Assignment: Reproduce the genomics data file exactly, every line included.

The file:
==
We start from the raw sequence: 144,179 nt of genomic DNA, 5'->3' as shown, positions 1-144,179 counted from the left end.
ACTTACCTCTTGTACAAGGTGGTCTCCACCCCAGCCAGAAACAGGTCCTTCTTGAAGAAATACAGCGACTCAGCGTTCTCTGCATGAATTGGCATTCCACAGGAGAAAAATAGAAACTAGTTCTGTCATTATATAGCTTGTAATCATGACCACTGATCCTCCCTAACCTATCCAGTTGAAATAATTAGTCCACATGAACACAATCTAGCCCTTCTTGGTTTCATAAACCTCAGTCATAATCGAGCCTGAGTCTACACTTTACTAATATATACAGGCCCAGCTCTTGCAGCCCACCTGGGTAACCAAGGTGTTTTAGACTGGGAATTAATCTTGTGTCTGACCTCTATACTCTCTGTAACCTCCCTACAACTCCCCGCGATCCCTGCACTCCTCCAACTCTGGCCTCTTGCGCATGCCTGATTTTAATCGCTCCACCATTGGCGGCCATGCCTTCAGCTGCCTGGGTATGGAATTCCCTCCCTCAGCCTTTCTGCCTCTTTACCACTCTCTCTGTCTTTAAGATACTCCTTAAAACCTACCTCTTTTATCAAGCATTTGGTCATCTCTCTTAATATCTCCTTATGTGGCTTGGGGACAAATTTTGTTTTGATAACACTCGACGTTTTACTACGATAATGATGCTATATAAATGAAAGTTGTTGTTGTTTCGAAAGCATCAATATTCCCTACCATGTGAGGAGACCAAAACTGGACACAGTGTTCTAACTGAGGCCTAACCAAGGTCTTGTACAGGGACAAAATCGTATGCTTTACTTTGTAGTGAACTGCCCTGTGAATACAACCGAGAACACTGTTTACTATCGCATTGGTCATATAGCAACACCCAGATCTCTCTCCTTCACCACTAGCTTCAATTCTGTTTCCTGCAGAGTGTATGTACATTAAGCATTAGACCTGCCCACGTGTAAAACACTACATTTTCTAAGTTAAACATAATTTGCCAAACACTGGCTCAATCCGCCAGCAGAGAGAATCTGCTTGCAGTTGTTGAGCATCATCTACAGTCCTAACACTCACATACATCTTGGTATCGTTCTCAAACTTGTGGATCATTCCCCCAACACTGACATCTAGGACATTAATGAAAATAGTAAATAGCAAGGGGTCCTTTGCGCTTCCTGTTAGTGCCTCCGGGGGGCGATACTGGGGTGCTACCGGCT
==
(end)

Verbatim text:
We start from the raw sequence: 144,179 nt of genomic DNA, 5'->3' as shown, positions 1-144,179 counted from the left end.
ACTTACCTCTTGTACAAGGTGGTCTCCACCCCAGCCAGAAACAGGTCCTTCTTGAAGAAATACAGCGACTCAGCGTTCTCTGCATGAATTGGCATTCCACAGGAGAAAAATAGAAACTAGTTCTGTCATTATATAGCTTGTAATCATGACCACTGATCCTCCCTAACCTATCCAGTTGAAATAATTAGTCCACATGAACACAATCTAGCCCTTCTTGGTTTCATAAACCTCAGTCATAATCGAGCCTGAGTCTACACTTTACTAATATATACAGGCCCAGCTCTTGCAGCCCACCTGGGTAACCAAGGTGTTTTAGACTGGGAATTAATCTTGTGTCTGACCTCTATACTCTCTGTAACCTCCCTACAACTCCCCGCGATCCCTGCACTCCTCCAACTCTGGCCTCTTGCGCATGCCTGATTTTAATCGCTCCACCATTGGCGGCCATGCCTTCAGCTGCCTGGGTATGGAATTCCCTCCCTCAGCCTTTCTGCCTCTTTACCACTCTCTCTGTCTTTAAGATACTCCTTAAAACCTACCTCTTTTATCAAGCATTTGGTCATCTCTCTTAATATCTCCTTATGTGGCTTGGGGACAAATTTTGTTTTGATAACACTCGACGTTTTACTACGATAATGATGCTATATAAATGAAAGTTGTTGTTGTTTCGAAAGCATCAATATTCCCTACCATGTGAGGAGACCAAAACTGGACACAGTGTTCTAACTGAGGCCTAACCAAGGTCTTGTACAGGGACAAAATCGTATGCTTTACTTTGTAGTGAACTGCCCTGTGAATACAACCGAGAACACTGTTTACTATCGCATTGGTCATATAGCAACACCCAGATCTCTCTCCTTCACCACTAGCTTCAATTCTGTTTCCTGCAGAGTGTATGTACATTAAGCATTAGACCTGCCCACGTGTAAAACACTACATTTTCTAAGTTAAACATAATTTGCCAAACACTGGCTCAATCCGCCAGCAGAGAGAATCTGCTTGCAGTTGTTGAGCATCATCTACAGTCCTAACACTCACATACATCTTGGTATCGTTCTCAAACTTGTGGATCATTCCCCCAACACTGACATCTAGGACATTAATGAAAATAGTAAATAGCAAGGGGTCCTTTGCGCTTCCTGTTAGTGCCTCCGGGGGGCGATACTGGGGTGCTACCGGCT